Faces to the Ground

In order to better understand the term “worship” in its biblical form, we must dive deeper and seek to understand the biblical concepts that have lead to its translation.  We must begin to build a biblical framework to look at the meaning behind several words that are used to describe physical postures and other acts of worship.  The first word we are going to look at is ‘Proskuneo’ and it is first seen in Matthew 2:2

After Jesus was born in Bethlehem in Judea, during the time of King Herod, Magi from the east came to Jerusalemand asked, “Where is the one who has been born king of the Jews?We saw his star when it rose and have come to worship him.” (Mat. 2:2, NIV Emphasis mine)

The last time that we see this word in the New Testament is in the final chapter of Revelation.

“I, John, am the one who heard and saw these things.And when I had heard and seen them, I fell down to worship at the feet of the angel who had been showing them to me.But he said to me, “Don’t do that! I am a fellow servant with you and with your fellow prophets and with all who keep the words of this scroll. Worship God!” (Rev. 22:8-9, NIV Emphasis mine)

In all, the Greek word Proskuneo is found fifty-four times in the twenty seven books of the New Testament.  As is seen above, It is translated into English as the word ‘Worship’.  There are words that come before and after such as: ‘have come’, ‘fell down’, and ‘at the feet’ that help to describe what is taking place.  However, these words only scratch the surface of the original meaning and intent of the author.  According to biblestudytools.com and the Strong’s Concordance, Proskuneo is defined as:

Proskuneo

The KJV New Testament Greek Lexicon

Strong’s Number: 4352

Defintion:

  1. to kiss the hand to (towards) one, in token of reverence
  2. among the Orientals, esp. the Persians, to fall upon the knees and touch the ground with the forehead as an expression of profound reverence
  3. in the NT by kneeling or prostration to do homage (to one) or make obeisance, whether in order to express respect or to make supplication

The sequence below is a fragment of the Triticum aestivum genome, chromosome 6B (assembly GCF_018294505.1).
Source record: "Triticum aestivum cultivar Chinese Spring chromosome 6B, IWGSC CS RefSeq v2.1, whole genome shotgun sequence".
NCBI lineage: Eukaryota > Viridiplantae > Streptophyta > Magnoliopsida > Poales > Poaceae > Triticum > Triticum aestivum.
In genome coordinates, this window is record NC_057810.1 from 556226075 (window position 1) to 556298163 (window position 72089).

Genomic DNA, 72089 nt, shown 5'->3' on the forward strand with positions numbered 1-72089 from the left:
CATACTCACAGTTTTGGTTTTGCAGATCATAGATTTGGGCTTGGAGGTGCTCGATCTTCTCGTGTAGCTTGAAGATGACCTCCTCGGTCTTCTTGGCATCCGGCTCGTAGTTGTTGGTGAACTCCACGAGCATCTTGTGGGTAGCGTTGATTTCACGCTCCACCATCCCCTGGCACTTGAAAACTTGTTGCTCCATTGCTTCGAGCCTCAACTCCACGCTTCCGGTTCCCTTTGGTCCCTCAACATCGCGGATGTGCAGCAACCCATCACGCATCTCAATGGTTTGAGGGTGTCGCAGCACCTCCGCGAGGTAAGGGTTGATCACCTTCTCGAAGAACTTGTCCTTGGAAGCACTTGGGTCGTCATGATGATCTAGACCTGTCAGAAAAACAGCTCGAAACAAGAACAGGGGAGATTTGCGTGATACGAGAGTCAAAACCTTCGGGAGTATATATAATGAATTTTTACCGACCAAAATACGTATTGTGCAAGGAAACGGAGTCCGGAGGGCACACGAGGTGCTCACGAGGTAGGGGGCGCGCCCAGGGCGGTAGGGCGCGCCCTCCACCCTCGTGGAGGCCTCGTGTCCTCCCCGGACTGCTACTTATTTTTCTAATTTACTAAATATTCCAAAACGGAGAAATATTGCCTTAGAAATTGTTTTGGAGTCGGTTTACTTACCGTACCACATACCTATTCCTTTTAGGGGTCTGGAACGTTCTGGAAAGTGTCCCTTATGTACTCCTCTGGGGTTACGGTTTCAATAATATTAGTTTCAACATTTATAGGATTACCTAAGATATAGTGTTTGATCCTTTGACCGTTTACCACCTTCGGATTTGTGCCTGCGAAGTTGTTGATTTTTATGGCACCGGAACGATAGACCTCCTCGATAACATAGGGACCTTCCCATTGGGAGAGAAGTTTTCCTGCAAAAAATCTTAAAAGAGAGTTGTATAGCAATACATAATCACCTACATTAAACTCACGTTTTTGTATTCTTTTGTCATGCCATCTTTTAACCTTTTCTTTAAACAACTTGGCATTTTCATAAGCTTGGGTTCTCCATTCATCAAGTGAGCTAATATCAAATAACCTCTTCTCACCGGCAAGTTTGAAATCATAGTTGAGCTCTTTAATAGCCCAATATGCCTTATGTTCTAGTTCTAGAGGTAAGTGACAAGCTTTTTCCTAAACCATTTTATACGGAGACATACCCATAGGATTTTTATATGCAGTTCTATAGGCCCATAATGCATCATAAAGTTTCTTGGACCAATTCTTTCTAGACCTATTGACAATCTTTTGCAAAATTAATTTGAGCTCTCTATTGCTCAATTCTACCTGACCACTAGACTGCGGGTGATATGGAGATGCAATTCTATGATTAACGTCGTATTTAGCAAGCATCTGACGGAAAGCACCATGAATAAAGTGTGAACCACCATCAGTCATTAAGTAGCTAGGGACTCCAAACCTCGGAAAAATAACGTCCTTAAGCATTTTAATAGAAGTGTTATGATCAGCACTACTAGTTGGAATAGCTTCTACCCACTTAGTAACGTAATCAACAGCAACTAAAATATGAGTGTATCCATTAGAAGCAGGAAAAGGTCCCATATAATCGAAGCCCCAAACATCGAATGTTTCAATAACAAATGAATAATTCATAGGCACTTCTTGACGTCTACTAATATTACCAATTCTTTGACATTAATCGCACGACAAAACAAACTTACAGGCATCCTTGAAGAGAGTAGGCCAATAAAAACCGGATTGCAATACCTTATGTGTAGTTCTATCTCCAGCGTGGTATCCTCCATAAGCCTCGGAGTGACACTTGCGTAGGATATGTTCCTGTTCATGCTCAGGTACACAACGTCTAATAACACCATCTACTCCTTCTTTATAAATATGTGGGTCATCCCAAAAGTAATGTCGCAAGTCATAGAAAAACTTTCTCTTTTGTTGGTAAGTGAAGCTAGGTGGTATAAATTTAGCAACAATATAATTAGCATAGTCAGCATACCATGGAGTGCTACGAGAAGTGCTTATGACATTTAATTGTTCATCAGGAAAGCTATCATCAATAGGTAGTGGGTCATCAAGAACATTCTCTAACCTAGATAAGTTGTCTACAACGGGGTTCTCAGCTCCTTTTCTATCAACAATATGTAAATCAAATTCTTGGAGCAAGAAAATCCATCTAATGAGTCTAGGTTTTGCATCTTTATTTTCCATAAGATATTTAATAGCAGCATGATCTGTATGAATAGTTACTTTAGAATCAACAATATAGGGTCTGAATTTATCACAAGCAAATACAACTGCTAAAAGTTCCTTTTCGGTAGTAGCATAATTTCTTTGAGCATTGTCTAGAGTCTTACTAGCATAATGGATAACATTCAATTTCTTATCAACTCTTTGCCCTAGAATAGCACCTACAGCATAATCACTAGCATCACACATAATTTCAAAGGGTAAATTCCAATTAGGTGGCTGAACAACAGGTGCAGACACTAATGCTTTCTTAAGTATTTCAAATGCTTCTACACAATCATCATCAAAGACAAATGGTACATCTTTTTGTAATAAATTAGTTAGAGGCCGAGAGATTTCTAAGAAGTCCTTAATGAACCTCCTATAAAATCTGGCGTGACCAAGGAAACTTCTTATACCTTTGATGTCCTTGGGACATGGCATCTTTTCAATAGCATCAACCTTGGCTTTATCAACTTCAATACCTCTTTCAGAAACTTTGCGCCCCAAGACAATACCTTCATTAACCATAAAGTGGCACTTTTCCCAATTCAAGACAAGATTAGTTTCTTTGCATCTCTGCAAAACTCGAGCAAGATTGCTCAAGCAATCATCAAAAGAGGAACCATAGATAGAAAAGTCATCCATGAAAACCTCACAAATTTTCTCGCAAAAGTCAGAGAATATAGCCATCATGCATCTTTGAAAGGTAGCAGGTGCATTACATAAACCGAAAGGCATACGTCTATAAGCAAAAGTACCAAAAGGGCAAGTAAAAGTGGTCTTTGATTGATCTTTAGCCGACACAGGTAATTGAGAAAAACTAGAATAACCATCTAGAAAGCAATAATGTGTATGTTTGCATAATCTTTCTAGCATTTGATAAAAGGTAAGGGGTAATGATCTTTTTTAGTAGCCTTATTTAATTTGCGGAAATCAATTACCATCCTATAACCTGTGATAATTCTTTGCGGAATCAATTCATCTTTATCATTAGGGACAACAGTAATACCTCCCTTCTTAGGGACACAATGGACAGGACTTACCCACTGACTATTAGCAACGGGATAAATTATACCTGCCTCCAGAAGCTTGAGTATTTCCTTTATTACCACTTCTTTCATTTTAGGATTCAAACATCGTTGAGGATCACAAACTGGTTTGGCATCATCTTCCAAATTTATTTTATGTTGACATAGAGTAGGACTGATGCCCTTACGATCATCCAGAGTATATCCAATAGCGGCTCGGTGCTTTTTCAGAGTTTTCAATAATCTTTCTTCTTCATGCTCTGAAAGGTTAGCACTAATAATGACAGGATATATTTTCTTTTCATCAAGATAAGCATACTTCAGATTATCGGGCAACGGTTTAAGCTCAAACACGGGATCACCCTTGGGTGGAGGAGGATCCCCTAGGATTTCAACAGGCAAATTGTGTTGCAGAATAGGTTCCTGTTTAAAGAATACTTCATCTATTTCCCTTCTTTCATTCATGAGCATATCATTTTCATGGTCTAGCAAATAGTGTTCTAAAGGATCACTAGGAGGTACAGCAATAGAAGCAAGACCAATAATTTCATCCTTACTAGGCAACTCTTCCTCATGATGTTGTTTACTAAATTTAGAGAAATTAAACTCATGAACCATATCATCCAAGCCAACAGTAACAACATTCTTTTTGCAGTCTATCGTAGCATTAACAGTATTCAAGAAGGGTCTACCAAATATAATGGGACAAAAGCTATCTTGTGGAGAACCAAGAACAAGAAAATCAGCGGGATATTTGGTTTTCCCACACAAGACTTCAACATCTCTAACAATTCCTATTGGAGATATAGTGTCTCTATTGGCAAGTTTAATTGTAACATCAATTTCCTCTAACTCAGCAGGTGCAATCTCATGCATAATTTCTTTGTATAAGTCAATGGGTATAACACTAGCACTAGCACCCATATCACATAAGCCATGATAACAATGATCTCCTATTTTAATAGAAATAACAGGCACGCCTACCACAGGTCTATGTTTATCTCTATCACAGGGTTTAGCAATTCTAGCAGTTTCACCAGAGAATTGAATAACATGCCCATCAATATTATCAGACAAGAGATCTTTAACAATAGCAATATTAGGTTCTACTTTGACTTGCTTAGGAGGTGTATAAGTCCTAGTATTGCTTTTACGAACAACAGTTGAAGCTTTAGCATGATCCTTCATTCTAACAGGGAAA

1. used of homage shown to men and beings of superior rank
      1. to the Jewish high priests
      2. to God
      3. to Christ
      4. to heavenly beings
      5. to demon

We now begin to see the immensity behind this word, the complexity that it has historically played.  It is used in reference to kings, nations, Christ, God, and even demons.  In the New Testament, It is used as a way to describe a physical posture of submission and surrender.  When we bow down with our face to the ground, we let go of all self-centered ambition and give all that we have to the one whom we are before.  It is a pledge of service, an act of seeking mercy, a posture of recognition, and a way of hiding shame and acknowledging lordship.

“At the most basic level, suppliants come to him for life and health and even for a place of honour in his kingdom.  At the most profound level, he is to be acknowledged as the one who, in this earthly life, was truly ‘God with us’ and is now the resurrected Son of God.”(87)

– David Peterson “Engaging with God”

The next time you come into the presence of the Lord, will you only speak of Him, or will you fall down surrendering all you have before Him in recognition of who He truly is?

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Categories: Lifestyle, What is Worship?, Word Study | Tags: , , , , , , | Leave a comment

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